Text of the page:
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­pgrading the Hurricane Forecast

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Tropical storm Irene

Tropical Storm Irene makes landfall near New York City.

Credit: NOAA

Researchers at Pennsylvania State University (PSU) and the U.S. National Oceanic and Atmospheric Administration (NOAA) have developed a hurricane forecasting system that improves on current methods.

The system uses a computer model that can more explicitly resolve a hurricane's inner-core dynamics and structure. It also analyzes Doppler radar data taken by planes flying through the hurricane. In addition, a data assimilation method using an ensemble Kalman filter has improved how the system processes Doppler radar data.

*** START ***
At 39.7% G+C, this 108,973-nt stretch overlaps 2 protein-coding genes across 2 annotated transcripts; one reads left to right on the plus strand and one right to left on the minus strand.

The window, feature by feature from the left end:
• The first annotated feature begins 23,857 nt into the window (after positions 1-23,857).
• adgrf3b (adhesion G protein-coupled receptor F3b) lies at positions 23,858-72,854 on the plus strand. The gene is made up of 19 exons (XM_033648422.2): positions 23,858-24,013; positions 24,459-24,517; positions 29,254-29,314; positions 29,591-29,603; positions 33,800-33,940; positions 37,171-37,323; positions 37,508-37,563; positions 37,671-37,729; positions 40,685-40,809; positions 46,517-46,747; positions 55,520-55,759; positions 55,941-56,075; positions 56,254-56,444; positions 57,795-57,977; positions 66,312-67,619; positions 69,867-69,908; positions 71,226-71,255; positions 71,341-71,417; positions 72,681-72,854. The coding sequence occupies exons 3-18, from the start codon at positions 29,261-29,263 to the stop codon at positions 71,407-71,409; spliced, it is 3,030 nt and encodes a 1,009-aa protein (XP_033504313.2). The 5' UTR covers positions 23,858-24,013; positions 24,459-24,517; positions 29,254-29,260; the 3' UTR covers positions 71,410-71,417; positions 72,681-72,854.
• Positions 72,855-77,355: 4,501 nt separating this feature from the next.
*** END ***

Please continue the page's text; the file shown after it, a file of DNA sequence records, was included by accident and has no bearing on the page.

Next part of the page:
"By combining the forecast and the observations in a new optimal way, we greatly improved the model initial fields over the existing methods used by the NOAA operational hurricane models," says PSU professor Fuqing Zhang.

The researchers used the Ranger supercomputer at the Texas Advanced Computing Center to forecast the track and intensity of every major storm in the Atlantic during the 2011 hurricane season.

Zhang’s forecasts improved intensity predictions by an average of 20 percent to 40 percent over the official forecasts for 2008-2011 storms that have the airborne Doppler radar data. The forecasts require the hurricane simulations to simultaneously run dozens of times, which requires thousands of computer processors working in parallel, and is only possible on a few dozen existing supercomputing systems.

From Texas Advanced Computing Center 
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Abstracts Copyright © 2012 Information Inc. External Link, Bethesda, Maryland, USA 


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